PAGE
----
A selfless act? (Seneca 9)

“Meadow” by Alfred Sisley, 1875.

Is there any such thing as a selfless act?  It’s a philosophical question that has been debated for a very long time.  In the ninth book of De Vita Beata (“About a Happy Life”), Seneca the Younger (C. 4BC – 65AD) tackles a knotty problem.  If his path to happiness is all about being virtuous and rejecting pleasure, isn’t the achievement of virtue something that gives pleasure anyway?  Can you really seek virtue without seeking the pleasure that a virtuous life brings?  Seneca seems to think you can.  Apparently the pleasure is just a Brucey Bonus.

The following is my effort to present Seneca’s writing in more accessible form of English than most academic Latin translations.  Please see below for further explanation of this project, and some more information about Seneca himself.

“You only live a virtuous life because you hope to obtain some pleasure from it.” So goes the counter argument.

Firstly, even though virtue may afford us pleasure, we don’t strive for it on that account. Virtue is not there to give pleasure, but gives it as a bonus. And pleasure is not the goal that virtue aims for, although it wins it anyway, despite aiming for something else altogether.

It’s like a ploughed field. You can farm it for corn, but some flowers will be found there too. Those blooms may charm the eye, but the work you put in was not done for the purpose of growing flowers. The farmer has another aim, and got his flowers as well, so pleasure is not the reward or the cause of the virtue, but comes in addition to it.

We do not choose virtue because it gives us pleasure, but it gives us pleasure also if we choose it. The greatest good lies in the act of choosing it, and in the attitude of the noblest minds, which have achieved their purpose within their own limitations, achieved the highest goodness, and need nothing more.

There is nothing outside the whole, and there is nothing beyond the end.

So it is a mistake to ask what is the purpose behind my quest for virtue. You are looking for something above the peak. Why do I seek virtue? My answer: to seek virtue. There is nothing better, and virtue is its own reward.

Isn’t that great enough? The greatest good is an unwavering strength of mind, wisdom, generosity, sound judgement, freedom, harmony, beauty. Should I look for something greater, which have these attributes? Why talk of pleasures? My quest is for what is good for a man, not for a man’s stomach. Cows and whales have bigger bellies than man.

Sometimes Seneca can be heavy going, even when translated into an accessible manner, but that farming metaphor really stood out for me.  I think Seneca brings his argument to life at that moment.

Seneca was a philosopher, a dramatist, a satirist, a senator and a tutor and advisor to Nero.  He was also a vegetarian for a grand total of one year, until his father persuaded him to abandon the “foreign” practice.  After his retirement he was accused (probably falsely) of being involved in an attempt to assassinate Nero, and was forced to commit suicide, which he did with calm dignity and stoicism (or so the story goes – history is rarely told in an unbiased manner), after attending to his final letters.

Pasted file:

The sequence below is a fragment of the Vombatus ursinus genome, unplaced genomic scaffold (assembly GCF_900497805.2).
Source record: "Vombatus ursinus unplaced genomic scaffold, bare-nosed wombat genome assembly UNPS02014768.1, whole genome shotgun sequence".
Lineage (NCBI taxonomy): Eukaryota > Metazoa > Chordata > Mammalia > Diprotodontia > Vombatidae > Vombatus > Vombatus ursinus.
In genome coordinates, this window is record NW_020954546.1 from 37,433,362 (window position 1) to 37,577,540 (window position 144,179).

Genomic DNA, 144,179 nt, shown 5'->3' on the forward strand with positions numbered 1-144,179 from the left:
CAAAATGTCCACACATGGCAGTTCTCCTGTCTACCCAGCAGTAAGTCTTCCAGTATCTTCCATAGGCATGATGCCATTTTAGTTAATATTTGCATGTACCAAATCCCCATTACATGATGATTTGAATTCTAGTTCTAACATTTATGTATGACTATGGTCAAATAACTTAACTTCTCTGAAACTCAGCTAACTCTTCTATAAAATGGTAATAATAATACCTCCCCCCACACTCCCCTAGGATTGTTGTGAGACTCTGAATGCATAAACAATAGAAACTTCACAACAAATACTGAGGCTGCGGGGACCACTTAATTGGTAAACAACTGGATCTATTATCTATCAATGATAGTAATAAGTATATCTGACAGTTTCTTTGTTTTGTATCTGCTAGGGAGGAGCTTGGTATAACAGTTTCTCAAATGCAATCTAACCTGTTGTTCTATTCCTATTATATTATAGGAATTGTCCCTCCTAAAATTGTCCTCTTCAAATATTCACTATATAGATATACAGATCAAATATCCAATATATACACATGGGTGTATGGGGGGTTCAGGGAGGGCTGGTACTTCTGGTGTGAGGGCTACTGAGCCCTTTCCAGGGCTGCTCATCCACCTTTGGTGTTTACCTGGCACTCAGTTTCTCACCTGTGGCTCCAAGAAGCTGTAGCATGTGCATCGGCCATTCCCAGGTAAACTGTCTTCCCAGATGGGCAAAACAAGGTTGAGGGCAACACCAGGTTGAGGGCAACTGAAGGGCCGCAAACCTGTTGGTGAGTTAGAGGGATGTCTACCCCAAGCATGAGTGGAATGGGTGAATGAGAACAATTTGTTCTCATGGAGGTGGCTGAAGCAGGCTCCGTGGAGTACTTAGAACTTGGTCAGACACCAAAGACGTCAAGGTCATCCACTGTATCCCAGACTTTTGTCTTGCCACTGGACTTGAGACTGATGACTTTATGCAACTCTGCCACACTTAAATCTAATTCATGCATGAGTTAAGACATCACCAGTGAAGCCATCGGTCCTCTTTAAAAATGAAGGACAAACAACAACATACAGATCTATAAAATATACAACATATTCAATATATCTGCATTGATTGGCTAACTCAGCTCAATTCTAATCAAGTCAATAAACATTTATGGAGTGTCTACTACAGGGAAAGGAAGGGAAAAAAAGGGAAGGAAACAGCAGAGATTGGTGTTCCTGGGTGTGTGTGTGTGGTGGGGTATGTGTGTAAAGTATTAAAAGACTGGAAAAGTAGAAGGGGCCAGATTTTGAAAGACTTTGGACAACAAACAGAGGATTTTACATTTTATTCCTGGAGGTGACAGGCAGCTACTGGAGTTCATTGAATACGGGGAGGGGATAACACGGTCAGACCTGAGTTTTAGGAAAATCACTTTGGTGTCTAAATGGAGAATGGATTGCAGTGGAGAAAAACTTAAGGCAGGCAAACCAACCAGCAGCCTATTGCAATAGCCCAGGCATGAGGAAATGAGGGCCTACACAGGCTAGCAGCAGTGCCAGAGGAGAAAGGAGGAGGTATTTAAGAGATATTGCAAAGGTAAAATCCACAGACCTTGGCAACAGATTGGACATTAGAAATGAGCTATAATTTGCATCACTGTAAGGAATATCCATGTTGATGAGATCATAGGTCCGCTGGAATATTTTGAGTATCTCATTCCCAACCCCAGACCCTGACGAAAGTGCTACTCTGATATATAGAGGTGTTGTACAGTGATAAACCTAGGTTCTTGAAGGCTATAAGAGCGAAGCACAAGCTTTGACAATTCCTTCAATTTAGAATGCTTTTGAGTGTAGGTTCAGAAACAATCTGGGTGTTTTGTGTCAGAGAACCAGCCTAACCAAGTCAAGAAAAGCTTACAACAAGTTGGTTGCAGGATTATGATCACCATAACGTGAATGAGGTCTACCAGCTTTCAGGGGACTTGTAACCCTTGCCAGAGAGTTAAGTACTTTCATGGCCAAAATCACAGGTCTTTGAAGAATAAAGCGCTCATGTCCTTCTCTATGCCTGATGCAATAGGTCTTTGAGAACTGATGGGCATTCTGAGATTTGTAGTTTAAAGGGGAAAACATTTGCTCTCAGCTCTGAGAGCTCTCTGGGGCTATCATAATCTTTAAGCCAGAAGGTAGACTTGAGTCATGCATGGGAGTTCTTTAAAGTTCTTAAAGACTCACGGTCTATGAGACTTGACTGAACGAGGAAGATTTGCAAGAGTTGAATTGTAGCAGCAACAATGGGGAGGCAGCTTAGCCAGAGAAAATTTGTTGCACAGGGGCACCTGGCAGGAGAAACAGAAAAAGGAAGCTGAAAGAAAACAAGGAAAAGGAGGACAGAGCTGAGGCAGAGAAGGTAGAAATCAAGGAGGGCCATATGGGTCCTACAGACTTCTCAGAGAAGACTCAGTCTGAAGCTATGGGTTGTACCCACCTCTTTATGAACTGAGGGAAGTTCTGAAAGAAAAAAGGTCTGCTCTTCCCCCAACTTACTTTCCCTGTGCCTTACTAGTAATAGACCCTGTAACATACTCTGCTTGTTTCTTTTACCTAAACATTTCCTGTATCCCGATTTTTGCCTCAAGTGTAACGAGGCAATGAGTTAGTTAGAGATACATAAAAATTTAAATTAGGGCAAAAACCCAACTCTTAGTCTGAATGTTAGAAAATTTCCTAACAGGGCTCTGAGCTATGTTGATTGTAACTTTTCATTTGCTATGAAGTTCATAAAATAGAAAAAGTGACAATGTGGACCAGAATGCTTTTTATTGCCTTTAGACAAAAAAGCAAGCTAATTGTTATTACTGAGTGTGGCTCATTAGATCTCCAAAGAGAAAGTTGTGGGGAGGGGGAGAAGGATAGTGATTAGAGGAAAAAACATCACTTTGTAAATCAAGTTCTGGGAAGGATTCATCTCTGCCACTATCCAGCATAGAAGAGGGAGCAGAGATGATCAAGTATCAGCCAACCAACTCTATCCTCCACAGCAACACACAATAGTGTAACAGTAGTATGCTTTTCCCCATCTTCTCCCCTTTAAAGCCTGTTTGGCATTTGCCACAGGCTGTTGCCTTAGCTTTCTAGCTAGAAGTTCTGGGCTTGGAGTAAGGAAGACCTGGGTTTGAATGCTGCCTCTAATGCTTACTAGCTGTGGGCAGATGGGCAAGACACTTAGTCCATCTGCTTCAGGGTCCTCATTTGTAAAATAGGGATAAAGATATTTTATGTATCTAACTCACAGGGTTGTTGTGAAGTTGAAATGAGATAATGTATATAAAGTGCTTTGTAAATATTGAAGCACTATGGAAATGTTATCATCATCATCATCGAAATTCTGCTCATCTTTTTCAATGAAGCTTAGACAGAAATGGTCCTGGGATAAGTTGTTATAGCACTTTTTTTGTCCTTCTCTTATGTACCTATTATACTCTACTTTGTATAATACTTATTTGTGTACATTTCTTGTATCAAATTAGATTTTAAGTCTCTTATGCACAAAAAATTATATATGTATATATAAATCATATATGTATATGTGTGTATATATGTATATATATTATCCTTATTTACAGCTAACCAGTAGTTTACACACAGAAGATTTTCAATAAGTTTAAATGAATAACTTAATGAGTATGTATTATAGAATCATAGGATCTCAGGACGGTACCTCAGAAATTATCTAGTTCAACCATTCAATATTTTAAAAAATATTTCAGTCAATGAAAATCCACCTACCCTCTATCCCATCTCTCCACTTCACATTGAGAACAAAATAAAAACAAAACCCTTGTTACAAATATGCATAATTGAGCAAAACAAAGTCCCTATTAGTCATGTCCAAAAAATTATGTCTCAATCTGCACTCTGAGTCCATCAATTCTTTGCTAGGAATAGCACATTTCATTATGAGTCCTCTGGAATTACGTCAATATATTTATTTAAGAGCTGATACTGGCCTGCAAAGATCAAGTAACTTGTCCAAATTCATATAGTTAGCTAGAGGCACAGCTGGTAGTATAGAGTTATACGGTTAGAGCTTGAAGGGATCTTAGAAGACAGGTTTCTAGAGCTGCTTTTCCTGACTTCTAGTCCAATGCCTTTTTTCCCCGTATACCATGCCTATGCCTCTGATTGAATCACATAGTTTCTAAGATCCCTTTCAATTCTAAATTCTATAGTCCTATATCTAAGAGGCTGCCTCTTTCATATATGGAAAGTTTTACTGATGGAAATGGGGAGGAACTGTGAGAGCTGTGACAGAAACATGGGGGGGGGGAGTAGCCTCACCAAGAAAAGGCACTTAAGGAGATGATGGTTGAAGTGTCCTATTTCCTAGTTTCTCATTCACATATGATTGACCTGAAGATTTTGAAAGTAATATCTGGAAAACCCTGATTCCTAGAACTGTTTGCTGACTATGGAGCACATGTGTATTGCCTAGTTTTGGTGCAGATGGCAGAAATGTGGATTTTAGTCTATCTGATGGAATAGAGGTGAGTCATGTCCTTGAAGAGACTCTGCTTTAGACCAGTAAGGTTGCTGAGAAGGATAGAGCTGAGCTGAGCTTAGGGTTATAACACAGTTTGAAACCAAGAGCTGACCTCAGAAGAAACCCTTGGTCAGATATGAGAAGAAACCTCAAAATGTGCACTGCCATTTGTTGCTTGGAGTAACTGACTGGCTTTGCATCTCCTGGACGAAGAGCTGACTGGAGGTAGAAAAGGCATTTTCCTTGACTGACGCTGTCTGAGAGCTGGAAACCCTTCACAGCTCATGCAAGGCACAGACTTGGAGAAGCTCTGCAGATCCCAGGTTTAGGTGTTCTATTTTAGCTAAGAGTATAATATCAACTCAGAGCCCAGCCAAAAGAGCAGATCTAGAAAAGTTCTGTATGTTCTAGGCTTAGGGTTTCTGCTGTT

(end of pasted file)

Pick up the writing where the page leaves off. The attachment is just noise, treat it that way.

Seneca wrote 124 letters tackling issues of morality, and they are absolutely fascinating and still thought-provoking today.  At least, they are thought-provoking if they are translated in an accessible manner.

We will look at some more of Seneca’s advice about how to achieve happiness next time.

An explanation of this project:

Roman writing can have a reputation for being a rather dry subject for those who never had their enthusiasm sparked by Latin, and I would lay the fault with that firmly at the door of the translations. Rome was a vibrant, exciting society and that was reflected in their writing, but I remember when studying Latin finding the obsession in academia with accurately translating everything word for word frustrating. I can see the necessity for that approach from an academic point of view, but if the end result is a piece of hackneyed, stuffy prose, then you have actually produced something that is a million miles away from the original, despite including all the right words. For the general reader, I think Latin needs to be translated a little more loosely: get the meaning across without copying every aspect of the sentence structure. So I am attempting more modern translations.  For these Seneca translations I will be working with the original Latin text and with reference where necessary to a standard translation by Aubrey Stewart from 1900.

Let’s look at what Seneca wrote, but with the translation tidied up into a much more natural form of English. Let’s render the work back to a natural prose, the manner in which it would originally have been enjoyed. I’m not going to take any huge liberties with the original material, just give it a bit of a spruce up.  Let’s see what Seneca really had to say.

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About Roger Pocock

Co-writer on junkyard.blog. Author of windowsintohistory.wordpress.com. Editor of frontiersmenhistorian.info
This entry was posted in 1st Century, Books, History, Inspiration, Latin, People and tagged , , , , . Bookmark the permalink.

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